Do direct object plurals stay in nominative plural form? This sentence makes me think so.
The wording from 'Tips & notes', however, isn't clear to me: 'living beings ("animate") copy the Genitive; objects ("inanimate") stay Nominative; in plural this rule applies to all types of nouns' -- what is "this rule" referring to?
Not to be too difficult here, and apologies to mosfet07, but the only time the animate/inanimate distinction makes a difference is in Accusative case. Including all the other cases under an animate/inanimate heading is not very efficient. Nominative and genitive cases are relevant, because sometimes the endings are the same as in accusative, but Dative, Instrumental, and Prepositional cases are irrelevant to animate/inanimate status.
This would be more obvious if the same words were used between the two divisions. There are much more efficient declination tables on the internet.
This is extremely helpful, thank you. Edit: I removed an unnecessary image that I included in this post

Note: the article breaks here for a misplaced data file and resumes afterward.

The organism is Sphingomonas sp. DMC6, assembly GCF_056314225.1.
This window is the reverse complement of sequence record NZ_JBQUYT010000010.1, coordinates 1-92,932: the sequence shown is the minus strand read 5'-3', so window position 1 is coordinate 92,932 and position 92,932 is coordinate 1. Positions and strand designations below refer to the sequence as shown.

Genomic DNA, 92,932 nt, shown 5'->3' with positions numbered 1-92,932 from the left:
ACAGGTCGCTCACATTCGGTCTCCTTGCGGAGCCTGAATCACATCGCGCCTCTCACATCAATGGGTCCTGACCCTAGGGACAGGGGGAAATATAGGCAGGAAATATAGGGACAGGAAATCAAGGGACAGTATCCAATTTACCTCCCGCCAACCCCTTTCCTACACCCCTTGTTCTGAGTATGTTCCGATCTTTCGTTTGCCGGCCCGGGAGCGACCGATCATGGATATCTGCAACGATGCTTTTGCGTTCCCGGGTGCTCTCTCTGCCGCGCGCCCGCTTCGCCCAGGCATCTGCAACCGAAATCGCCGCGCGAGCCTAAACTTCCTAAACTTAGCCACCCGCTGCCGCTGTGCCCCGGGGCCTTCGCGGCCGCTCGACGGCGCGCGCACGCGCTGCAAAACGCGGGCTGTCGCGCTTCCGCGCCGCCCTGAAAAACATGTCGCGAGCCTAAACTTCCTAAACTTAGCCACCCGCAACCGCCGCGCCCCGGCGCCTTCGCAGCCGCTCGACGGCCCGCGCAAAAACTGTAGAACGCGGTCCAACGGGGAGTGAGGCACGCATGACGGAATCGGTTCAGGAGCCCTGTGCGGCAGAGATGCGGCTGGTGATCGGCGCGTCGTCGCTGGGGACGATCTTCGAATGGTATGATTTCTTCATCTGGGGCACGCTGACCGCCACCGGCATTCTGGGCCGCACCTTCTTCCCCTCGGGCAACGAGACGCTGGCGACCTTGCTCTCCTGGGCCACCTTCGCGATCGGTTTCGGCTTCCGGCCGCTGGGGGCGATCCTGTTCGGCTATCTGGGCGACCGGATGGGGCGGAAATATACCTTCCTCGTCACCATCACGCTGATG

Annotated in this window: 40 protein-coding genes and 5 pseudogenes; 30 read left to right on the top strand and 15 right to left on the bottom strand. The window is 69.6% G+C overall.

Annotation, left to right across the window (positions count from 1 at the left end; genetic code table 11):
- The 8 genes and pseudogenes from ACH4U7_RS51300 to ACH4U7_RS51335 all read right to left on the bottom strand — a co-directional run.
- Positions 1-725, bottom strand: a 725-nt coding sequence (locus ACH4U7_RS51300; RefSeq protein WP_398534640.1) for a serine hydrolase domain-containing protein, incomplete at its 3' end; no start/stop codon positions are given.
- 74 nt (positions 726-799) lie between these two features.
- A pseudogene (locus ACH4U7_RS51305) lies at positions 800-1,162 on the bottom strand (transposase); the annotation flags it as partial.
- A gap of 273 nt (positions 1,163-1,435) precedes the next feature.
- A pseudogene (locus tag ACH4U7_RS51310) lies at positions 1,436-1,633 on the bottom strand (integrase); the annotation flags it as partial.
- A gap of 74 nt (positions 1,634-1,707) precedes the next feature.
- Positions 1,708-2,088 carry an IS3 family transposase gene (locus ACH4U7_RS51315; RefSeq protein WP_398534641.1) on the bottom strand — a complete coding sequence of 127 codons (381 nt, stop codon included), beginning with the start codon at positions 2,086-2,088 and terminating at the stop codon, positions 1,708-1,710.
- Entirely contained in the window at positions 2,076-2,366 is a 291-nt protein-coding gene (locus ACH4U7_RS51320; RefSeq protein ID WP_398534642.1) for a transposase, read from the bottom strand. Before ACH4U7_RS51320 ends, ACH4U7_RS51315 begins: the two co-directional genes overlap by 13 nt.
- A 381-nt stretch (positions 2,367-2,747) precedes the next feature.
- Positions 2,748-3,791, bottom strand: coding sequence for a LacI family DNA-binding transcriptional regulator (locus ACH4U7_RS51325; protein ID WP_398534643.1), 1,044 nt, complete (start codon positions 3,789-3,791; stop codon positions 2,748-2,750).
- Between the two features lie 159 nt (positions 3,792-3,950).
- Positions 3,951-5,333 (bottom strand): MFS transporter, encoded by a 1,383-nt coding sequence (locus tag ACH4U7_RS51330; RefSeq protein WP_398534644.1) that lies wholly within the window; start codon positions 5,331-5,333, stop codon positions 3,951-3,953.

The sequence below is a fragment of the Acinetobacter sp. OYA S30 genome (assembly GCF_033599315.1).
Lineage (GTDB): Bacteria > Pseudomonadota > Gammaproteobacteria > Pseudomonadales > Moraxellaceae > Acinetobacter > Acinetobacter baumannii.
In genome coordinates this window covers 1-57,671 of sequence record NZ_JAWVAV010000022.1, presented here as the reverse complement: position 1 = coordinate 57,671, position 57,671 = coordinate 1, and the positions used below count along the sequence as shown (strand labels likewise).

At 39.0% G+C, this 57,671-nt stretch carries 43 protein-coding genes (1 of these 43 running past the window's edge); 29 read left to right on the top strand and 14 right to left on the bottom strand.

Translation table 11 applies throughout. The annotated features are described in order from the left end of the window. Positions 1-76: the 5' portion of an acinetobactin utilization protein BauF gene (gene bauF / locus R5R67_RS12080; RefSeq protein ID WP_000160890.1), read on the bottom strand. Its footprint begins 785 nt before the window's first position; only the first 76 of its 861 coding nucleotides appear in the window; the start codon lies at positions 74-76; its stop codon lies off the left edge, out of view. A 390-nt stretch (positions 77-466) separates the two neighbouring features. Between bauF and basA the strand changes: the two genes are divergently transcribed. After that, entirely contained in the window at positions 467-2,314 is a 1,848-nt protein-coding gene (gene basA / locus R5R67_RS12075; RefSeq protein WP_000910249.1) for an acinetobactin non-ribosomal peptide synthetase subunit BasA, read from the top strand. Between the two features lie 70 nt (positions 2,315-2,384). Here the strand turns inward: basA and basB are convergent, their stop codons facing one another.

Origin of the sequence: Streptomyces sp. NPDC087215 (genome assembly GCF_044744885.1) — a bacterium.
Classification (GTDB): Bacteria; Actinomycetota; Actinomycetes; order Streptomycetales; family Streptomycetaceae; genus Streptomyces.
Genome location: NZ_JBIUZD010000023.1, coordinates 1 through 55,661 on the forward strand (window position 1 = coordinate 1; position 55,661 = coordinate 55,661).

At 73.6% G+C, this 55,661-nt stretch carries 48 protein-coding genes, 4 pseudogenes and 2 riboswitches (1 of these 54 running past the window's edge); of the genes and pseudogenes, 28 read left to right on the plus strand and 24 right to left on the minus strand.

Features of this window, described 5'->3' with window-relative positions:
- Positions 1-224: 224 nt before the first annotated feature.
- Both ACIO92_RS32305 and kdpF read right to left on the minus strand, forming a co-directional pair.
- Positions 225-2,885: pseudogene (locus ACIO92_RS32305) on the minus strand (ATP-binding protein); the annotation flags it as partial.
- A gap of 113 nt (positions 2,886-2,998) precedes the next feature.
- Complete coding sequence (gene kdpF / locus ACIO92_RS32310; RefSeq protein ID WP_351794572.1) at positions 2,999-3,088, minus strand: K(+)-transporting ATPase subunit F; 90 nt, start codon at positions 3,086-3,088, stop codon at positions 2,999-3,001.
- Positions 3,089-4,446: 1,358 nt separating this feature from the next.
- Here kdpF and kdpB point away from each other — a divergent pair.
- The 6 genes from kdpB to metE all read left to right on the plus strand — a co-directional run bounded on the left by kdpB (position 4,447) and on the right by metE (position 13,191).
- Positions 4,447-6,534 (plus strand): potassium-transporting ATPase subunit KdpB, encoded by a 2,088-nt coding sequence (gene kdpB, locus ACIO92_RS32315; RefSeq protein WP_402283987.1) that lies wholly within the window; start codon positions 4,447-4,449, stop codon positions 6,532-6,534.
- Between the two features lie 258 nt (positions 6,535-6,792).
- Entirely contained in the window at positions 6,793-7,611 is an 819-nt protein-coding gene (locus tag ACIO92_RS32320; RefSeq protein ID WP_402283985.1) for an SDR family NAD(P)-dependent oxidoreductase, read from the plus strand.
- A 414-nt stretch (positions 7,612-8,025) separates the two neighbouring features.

The rule is "Accusative plural is same as Nominative plural for inanimate nouns, or same as Genitive plural for animate nouns".
The direct objects don't stay in nominative. They are in accusative. It's just that this Accusative form is the same as Nominative form for inanimate nouns.
I feel it could be more clear if the tips & notes said, "in plural these two rules apply to all types of nouns". I'll try suggesting it somewhere in case the Duolingo powers agree
I knew that "вижу" meant "to see" because I remember it sounds like "widzę" in Polish. I love these similarities.
I was amazed at how close Russian and Polish are. Apparently, it's because the Slavic languages split apart from each other a lot later than the Germanic and Romance languages did.
That's more an English idiom issue, which uses present simple rather than present continuous for verbs involving cognition rather than action. "I see - I know - I recognize - I acknowledge" rather than "I am seeing/knowing/recognizing/acknowledging". (This is just a guideline, not a rule.) I think that that is because with present continuous, the implication is that we can know nothing about what happens outside the time-framing of the present continuous, and it in fact suggests that what's going on now wasn't going on in the past and won't go on in the future, while simple present is a current observation which implies that things were probably like that in the past and will continue to be so in the future.